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12/17/17blog post

divorced parents must put children first

Preschool children from divorced parents did better psychologically if they lived in shared parenting environments compared with kids living primarily with one parent, according to recently published research in Acta Paediatrica.

Experts reviewed the adjustment of 3,656 Swedish children living in two-parent families, joint custody environments, or with one parent after a divorce. Its traditionally been argued that young children (aged 3 to 5) need the stability and consistency of one home, but this research found that assumption to be false.

This study makes me very uneasy. I’m fearful that attorneys and others will use this research to justify shared parenting arrangements that are harmful to kids. Joint custody remains uncommon for some very good reasons.

People divorce for many factors, but there are typically significant issues with communication, problem-solving, and trust. Those are exactly the skills needed to make joint custody successful for kids. In some ways, shared parenting makes no sense. We’re asking parents who failed at the skills needed to maintain their marriage to use those skills in a very challenging parenting role.

I’m not condemning all joint custody arrangements, just arguing that it is extraordinarily difficult for divorced parents to work together. It’s hard to put aside intense feelings of hurt, betrayal, distrust, and anger for the sake of the kids. When that can be done, children from divorced parents do well.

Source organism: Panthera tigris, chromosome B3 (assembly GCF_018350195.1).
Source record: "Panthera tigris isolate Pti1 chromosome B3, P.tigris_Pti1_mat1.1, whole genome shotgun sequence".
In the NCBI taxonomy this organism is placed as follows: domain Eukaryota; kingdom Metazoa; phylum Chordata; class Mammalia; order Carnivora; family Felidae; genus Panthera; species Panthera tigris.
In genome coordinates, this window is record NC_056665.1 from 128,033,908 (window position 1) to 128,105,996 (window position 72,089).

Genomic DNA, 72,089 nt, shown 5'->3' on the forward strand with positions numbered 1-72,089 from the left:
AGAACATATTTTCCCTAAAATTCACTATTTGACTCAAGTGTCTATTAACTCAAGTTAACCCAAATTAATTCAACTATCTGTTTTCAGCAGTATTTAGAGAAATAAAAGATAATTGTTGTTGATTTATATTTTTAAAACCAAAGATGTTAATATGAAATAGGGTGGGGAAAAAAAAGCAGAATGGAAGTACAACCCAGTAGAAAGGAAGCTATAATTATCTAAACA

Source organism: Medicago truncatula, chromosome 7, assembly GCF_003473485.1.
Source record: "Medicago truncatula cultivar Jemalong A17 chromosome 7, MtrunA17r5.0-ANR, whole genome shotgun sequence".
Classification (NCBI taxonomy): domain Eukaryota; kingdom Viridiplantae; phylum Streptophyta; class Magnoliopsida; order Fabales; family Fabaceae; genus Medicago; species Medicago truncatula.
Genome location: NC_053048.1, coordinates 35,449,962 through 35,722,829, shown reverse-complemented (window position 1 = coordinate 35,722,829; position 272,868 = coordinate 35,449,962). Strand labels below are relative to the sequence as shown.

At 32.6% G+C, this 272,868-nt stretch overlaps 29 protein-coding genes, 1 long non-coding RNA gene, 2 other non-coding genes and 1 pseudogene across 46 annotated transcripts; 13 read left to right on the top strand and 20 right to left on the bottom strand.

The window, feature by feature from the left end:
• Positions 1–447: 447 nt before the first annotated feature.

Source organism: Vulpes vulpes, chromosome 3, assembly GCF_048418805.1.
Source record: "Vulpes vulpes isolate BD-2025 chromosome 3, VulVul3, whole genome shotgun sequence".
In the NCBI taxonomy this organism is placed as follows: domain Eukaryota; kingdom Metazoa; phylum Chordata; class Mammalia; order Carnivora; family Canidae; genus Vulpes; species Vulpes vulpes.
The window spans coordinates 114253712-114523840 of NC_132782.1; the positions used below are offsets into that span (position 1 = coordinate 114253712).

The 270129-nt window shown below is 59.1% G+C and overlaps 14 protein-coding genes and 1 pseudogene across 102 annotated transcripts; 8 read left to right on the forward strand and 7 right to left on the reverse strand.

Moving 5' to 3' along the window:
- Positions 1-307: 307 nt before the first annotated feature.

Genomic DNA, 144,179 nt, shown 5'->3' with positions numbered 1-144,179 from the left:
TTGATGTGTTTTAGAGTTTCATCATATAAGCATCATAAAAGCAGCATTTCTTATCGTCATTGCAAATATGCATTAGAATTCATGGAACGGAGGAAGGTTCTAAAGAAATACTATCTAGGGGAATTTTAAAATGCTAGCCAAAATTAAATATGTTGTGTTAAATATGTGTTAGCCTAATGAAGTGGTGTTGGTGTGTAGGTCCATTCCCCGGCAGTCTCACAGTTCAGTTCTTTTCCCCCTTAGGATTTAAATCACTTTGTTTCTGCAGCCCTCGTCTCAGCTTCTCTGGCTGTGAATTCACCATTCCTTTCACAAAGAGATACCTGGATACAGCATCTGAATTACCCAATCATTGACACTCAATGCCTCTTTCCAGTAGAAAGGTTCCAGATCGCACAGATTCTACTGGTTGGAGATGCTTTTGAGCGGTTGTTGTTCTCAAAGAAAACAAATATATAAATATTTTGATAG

These situations are among the most challenging I confront in my office. Therapists are supposed to be calm, objective, warm, but analytic.  However, I get incredibly upset in hearing the pain and anguish of children trying to make some sense of their divorced parents’ bickering, arguing, and insults. The pain these kids feel is intense, long-lasting, and often unnecessary if only their parents would behave properly.

I get frustrated because I don’t know what to say to these divorced parents to help them realize that while their behavior may make them feel good, it has terrible consequences for their children. I ask parents to love their kids more than they dislike their ex-spouse, and stop the eye-rolling, sarcasm, and whining.

Joint custody is something you should consider if it’s really in the best interests of your child. This means you need to consider your child’s activities, education, and personality and balance that against your work schedules and other priorities. It helps if you live in close physical proximity to your ex-spouse. Mostly, it requires that you accept that a bad spouse may still be a great parent, and you are committed to using skills in being a parent that you were unable to use as a spouse. 

Gregory Ramey, PhD., Executive Director

psychology
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